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MARF Letter To Sen. Dianne Feinstein: Expand List Of Asbestos Hot Spots To Include Counties With Highest Asbestos Related Mortal


Board of Directors
M. Ann Abbe
Arlington, Texas

Mathew Bergman, Esq.
Seattle, Washington

Robert B. Cameron, M.D.
UCLA Medical School

Michael Harbut, M.D., M.P.H.
Wayne State University

Ulf Jungnelius, M.D.
Pfizer, Inc.

Susan Vento
St. Paul, Minnesota

Nicholas J. Vogelzang, M.D.
Nevada Cancer Institute

Roger G. Worthington, Esq.
Dana Point, CA

In Memoriam
Congressman Bruce F. Vento

Science Advisory Board

Harvey Pass, M.D., Chairman
Karmanos Cancer Institute

Steven Albelda, M.D.
University of Pennsylvania

Raphael Bueno, M.D.
Harvard/Brigham and Women's

Steve Hahn, M.D.
University of Pennsylvania

Hedy Lee Kindler, M.D.
University of Chicago

Dan Miller, M.D.
Emory University

Lary A. Robinson, M.D.
H. Lee Moffit Cancer Center

Victor Roggli, M.D.
Duke University

W. Roy Smythe, M.D.
Texas A&M

Robert N. Taub, M.D.
Columbia University

Joseph R. Testa, Ph.D.
Fox Chase Cancer Center

Eric Vallieres, M.D.
Swedish Cancer Institute

Claire Verschraegen, M.D.
University of New Mexico

Executive Director

Christopher E. Hahn
Santa Barbara, CA

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Our Mission is to eradicate mesothelioma as a life-ending disease.

May 10, 2005

VIA TELECOPY (202) 228-3954
and (415) 393-0710

The Honorable Dianne Feinstein
331 Hart Senate Office Building
Washington, D.C. 20510

Re: SB 852; Expanding List of 'Hot Spots' and Treating the Already Sick

Dear Senator Feinstein:

We commend you for your efforts in preventing premature asbestos-related deaths by including a $40 million federal program in S. 852 that will identify and remediate naturally occurring asbestos "hotspots" in El Dorado, California. At the same time, we urge you not to forget those Americans for whom prevention is too late. We estimate that today more than 5,800 Americans with malignant mesothelioma are struggling to survive from this aggressive, painful, costly and life-shortening cancer. [1]

Although we've known about mesothelioma since at least the 1950s, the federal government's current investment in research into treatments for asbestos-cancer is virtually nonexistent. The National Cancer Institute spent less than 1/10 of 1% of its budget on mesothelioma between 2000 and 2003. The lack of funding is particularly troubling for veterans of the U.S. Navy who contracted mesothelioma by virtue of their service. Neither the Department of Defense nor the Department of Veterans Affairs have a medical research and treatment program for asbestos-afflicted veterans, although quality medical programs are offered for prostate, ovarian and breast cancer patients, among others.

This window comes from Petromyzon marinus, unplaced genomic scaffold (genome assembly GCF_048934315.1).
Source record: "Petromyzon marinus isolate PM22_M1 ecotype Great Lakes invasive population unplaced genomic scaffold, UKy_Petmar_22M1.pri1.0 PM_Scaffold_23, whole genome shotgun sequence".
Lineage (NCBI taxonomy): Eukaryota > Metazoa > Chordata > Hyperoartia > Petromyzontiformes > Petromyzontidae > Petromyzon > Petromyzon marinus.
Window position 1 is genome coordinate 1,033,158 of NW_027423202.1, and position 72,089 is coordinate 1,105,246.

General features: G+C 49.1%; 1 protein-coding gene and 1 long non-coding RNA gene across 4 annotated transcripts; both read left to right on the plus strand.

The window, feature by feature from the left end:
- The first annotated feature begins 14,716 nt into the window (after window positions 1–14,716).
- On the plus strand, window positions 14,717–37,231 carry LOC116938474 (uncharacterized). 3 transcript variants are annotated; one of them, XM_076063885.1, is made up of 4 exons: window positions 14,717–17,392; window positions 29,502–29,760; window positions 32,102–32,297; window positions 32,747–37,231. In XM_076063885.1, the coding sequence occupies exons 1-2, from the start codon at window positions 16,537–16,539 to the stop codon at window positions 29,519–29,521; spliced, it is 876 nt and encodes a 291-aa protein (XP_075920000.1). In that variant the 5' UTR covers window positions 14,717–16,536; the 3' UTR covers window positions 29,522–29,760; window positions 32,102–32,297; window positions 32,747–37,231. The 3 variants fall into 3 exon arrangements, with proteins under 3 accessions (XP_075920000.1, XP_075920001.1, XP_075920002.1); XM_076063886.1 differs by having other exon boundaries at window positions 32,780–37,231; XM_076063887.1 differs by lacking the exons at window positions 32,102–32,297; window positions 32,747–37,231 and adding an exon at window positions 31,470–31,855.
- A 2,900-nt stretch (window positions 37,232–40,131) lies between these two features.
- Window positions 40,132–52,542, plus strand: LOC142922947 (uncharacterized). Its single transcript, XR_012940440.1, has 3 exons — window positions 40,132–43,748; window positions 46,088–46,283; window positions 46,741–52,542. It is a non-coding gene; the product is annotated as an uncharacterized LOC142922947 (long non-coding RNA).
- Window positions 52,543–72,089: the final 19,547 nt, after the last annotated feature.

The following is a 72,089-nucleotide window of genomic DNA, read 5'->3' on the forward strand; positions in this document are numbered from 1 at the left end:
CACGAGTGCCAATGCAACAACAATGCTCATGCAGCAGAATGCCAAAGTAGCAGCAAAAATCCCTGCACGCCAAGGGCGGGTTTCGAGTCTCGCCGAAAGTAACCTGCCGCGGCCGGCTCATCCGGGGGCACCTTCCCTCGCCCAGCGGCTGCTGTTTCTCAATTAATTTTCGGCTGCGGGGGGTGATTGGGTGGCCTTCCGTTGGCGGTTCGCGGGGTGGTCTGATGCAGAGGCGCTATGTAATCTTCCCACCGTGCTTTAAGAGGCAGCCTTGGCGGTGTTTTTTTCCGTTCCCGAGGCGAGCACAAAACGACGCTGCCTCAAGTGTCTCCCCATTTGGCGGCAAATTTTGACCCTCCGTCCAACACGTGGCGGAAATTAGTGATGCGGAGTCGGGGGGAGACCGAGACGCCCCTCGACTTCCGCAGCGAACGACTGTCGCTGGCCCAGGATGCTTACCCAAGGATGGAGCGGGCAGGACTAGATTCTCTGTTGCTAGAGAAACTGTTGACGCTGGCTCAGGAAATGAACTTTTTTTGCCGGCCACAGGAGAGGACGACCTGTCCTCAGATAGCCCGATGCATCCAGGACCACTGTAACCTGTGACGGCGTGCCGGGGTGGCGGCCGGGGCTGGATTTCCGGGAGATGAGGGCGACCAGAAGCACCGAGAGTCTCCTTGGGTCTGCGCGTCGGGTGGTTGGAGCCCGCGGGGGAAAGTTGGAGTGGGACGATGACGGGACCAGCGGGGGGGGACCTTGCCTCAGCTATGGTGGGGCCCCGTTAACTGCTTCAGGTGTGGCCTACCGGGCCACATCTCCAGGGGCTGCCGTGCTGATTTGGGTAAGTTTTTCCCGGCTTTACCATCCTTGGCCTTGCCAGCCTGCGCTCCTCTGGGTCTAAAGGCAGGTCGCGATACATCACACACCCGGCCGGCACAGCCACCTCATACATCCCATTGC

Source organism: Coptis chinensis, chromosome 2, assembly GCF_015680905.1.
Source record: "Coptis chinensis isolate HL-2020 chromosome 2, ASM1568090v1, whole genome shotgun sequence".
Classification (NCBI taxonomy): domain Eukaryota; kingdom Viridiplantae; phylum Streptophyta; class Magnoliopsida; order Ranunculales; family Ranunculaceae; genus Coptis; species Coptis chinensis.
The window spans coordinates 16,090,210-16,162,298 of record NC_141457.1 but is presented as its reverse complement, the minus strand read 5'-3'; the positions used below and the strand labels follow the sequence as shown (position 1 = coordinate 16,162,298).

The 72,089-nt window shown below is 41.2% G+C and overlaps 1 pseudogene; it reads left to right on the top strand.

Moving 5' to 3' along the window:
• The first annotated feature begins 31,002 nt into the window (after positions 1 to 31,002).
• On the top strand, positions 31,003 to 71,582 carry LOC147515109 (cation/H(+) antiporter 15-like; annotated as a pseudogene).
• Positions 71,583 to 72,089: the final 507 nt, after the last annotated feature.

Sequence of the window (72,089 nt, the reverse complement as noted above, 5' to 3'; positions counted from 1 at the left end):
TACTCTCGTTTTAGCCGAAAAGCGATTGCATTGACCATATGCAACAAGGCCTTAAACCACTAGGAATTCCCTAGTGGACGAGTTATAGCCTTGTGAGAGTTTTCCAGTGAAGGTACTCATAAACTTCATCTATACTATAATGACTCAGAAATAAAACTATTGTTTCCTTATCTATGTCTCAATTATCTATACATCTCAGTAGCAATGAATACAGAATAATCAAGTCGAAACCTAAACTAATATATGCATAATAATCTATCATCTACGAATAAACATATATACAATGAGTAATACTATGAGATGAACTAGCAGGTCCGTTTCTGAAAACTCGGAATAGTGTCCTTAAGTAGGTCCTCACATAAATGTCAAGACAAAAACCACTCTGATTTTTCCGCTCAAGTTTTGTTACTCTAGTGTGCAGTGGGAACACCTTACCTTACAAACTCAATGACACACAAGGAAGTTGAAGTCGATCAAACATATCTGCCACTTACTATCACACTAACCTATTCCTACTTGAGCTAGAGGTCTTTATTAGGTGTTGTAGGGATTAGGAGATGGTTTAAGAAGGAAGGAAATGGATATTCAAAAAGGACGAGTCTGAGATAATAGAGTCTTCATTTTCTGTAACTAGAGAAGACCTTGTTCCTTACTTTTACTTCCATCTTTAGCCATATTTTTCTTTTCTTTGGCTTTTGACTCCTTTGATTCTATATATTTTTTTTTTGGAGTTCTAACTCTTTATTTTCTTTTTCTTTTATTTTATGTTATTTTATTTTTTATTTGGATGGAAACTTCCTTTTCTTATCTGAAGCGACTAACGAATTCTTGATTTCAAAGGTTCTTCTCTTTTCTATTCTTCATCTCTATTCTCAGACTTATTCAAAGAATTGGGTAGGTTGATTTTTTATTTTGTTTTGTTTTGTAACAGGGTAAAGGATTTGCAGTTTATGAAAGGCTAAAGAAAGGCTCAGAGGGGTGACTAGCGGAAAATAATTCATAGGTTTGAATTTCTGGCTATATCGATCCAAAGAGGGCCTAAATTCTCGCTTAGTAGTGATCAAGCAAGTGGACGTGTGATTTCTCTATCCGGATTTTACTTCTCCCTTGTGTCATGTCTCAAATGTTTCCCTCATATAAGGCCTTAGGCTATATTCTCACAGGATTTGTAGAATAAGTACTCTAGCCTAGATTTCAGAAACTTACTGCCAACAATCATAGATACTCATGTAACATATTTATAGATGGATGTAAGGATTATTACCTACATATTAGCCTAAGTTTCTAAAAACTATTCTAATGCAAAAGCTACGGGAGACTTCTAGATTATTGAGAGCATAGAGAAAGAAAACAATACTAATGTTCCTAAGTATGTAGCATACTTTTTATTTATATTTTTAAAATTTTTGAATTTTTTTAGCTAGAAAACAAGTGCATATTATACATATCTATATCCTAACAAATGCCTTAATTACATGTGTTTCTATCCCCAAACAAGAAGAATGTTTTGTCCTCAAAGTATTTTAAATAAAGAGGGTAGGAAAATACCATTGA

We salute your leadership in focusing attention on the need for cancer prevention. The program you have proposed recognizes that asbestos, in whatever form, poses a serious health risk without regard to an exposed person's age, job, title, sex, wealth or rank. The people in El Dorado County deserve any protections that the government can provide.

However, there are literally hundreds of asbestos "hot spots" throughout the country. Most of these surround former asbestos product manufacturing plants. In California, for example, there are dozens of neighborhoods surrounding former asbestos plants once operated by now defunct asbestos companies such as Owens-Corning Fiberglass, Johns-Manville, Zonolite/W.R. Grace and United States Gypsum. For decades W.R. Grace shipped thousands of tons of asbestos-laced vermiculate to over 35 locations in California. The children growing up around these plants face at least the same risks as the children in El Dorado County.

Asbestos fibers are toxic whether they come from the ground or from a joint compound, a disc brake or a fireproofed school ceiling. We would urge you to expand your program to inventory all hot spots throughout the nation, whether the source is "naturally occurring" or from an abandoned mine, factory, steel mill, refinery or vermiculite expansion plant. Priority should be given to those counties which already have unacceptably high mortality from mesothelioma, such as Los Angeles County, Cook County, Illinois, Philadelphia County, Pennsylvania, King County, Washington, and Somerset, New Jersey. Three of the top 12 counties with the highest asbestos-related mortality are in California.

The Mesothelioma Applied Research Foundation (MARF) has been working closely with Senator Herb Kohl (D-WI) who shares our concerns for the patient community and believes investing in biomedical research now will pave the way for effective treatments and cures.

MARF is a consortium of patients, doctors, trial lawyers and manufacturers who believe that a cure is within reach if we commit the resources. Since 2000, MARF has funded more research grants aimed at treating mesothelioma than the U.S. Government and industry combined. We have proposed a comprehensive mesothelioma research and treatment program which finally begins to address the long overdue and exigent needs of present and future mesothelioma patients.


Christopher E. Hahn
Executive Director

cc: Jennifer Duck
Office of Senator Dianne Feinstein


[1] We estimate that at present in the U.S. at least 5,800 patients are suffering with mesothelioma (pleural, peritoneal, pericardial and testicular) with the caveat that the actual population may be substantially greater. Several factors confound our estimate, including 1) the lack of mesothelioma registry or clinical database in the U.S. (unlike many European countries), 2) many patients who believe treatments are hopeless remain within their community without referral to experts, and 3) the degree of difficulty in rendering a proper diagnosis raise the risk of misdiagnosis. Mesothelioma is often simply and wrongly lumped in with "lung cancer."